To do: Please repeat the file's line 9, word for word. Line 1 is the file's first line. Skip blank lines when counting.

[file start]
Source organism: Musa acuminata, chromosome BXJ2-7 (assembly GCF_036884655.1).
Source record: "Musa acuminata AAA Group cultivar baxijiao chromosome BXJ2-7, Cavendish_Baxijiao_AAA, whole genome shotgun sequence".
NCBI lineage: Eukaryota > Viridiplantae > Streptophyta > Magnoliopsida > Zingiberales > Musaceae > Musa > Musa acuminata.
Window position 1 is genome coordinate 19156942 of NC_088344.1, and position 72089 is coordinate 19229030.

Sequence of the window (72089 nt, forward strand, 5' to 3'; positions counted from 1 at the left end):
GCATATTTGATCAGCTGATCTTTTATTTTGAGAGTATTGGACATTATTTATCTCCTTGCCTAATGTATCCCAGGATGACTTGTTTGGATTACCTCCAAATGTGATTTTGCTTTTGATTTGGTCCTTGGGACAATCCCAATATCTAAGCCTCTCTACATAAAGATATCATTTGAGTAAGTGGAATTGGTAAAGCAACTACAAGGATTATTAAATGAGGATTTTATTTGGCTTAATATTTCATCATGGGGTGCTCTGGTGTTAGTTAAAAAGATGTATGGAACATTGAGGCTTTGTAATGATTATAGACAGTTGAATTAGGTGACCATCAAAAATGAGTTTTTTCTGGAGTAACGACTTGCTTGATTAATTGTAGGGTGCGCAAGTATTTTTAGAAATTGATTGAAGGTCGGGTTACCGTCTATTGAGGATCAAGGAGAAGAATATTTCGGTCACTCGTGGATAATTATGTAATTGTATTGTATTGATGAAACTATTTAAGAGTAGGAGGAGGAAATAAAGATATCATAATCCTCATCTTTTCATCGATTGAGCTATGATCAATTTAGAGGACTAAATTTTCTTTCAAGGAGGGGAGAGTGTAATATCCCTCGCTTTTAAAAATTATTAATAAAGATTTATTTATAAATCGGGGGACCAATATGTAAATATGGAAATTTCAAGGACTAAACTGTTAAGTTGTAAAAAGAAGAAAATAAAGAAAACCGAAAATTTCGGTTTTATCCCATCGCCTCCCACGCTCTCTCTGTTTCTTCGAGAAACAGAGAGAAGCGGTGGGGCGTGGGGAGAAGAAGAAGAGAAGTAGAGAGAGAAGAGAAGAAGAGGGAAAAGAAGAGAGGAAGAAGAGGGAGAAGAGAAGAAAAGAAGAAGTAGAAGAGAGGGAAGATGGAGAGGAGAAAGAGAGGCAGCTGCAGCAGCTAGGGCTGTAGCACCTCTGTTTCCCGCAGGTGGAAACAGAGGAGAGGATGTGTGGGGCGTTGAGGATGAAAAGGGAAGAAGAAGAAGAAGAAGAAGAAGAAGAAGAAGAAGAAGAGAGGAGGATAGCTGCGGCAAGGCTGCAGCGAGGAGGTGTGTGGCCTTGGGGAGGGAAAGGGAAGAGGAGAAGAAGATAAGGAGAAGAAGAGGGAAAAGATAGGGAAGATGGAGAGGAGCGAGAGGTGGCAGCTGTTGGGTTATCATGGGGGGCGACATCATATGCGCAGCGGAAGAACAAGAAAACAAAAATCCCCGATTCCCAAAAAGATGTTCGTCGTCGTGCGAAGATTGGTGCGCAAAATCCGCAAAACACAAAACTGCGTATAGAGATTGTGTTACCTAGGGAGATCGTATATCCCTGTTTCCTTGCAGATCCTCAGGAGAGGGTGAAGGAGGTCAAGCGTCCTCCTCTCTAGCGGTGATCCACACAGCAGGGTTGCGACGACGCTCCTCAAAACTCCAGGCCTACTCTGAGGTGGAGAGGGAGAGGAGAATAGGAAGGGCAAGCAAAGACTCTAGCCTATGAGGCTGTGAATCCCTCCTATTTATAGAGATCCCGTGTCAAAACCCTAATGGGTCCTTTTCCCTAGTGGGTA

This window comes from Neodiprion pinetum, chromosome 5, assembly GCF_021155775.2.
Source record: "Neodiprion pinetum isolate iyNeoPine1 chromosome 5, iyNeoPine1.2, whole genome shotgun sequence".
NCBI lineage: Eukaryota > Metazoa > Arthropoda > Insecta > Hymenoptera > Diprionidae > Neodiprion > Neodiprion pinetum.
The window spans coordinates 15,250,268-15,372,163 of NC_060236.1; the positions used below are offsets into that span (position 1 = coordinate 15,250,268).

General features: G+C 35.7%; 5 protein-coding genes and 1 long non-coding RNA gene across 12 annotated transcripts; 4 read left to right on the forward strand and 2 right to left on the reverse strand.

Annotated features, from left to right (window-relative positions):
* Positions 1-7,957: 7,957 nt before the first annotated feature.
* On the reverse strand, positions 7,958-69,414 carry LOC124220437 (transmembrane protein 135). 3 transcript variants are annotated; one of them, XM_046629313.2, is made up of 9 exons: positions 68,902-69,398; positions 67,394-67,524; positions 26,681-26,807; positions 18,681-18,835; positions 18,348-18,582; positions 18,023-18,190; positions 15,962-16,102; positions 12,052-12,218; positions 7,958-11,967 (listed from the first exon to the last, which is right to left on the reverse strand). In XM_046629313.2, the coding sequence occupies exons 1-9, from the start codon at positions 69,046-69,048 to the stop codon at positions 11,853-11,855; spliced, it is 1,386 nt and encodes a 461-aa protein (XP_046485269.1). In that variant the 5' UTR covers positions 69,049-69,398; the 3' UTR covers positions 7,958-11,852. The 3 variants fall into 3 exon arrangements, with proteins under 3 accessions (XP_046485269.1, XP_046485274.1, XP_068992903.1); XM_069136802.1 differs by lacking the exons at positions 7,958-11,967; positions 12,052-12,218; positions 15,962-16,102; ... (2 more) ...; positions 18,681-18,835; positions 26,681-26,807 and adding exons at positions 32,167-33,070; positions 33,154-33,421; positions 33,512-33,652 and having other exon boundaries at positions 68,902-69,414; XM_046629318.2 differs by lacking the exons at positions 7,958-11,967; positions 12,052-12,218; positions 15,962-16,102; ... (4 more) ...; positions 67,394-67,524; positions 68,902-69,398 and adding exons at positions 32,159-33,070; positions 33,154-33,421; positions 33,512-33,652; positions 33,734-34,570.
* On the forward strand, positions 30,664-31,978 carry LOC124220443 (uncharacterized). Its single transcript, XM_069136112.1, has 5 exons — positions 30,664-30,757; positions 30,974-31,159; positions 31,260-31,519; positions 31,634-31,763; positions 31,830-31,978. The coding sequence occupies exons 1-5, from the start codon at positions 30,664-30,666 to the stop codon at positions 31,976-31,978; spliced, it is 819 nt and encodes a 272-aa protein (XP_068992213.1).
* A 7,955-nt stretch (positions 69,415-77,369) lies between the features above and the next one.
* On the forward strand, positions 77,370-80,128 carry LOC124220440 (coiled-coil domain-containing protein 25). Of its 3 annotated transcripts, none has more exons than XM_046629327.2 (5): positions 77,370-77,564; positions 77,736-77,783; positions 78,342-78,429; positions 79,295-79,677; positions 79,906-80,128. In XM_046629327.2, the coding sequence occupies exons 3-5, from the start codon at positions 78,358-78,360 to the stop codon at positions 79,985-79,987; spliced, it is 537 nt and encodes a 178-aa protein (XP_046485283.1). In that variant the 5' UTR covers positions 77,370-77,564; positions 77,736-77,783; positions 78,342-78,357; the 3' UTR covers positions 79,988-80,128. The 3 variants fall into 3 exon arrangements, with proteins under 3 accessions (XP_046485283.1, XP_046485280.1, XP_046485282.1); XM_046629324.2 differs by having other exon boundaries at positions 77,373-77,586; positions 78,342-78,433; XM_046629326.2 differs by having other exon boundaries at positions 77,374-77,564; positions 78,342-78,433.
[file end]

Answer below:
NCBI lineage: Eukaryota > Metazoa > Arthropoda > Insecta > Hymenoptera > Diprionidae > Neodiprion > Neodiprion pinetum.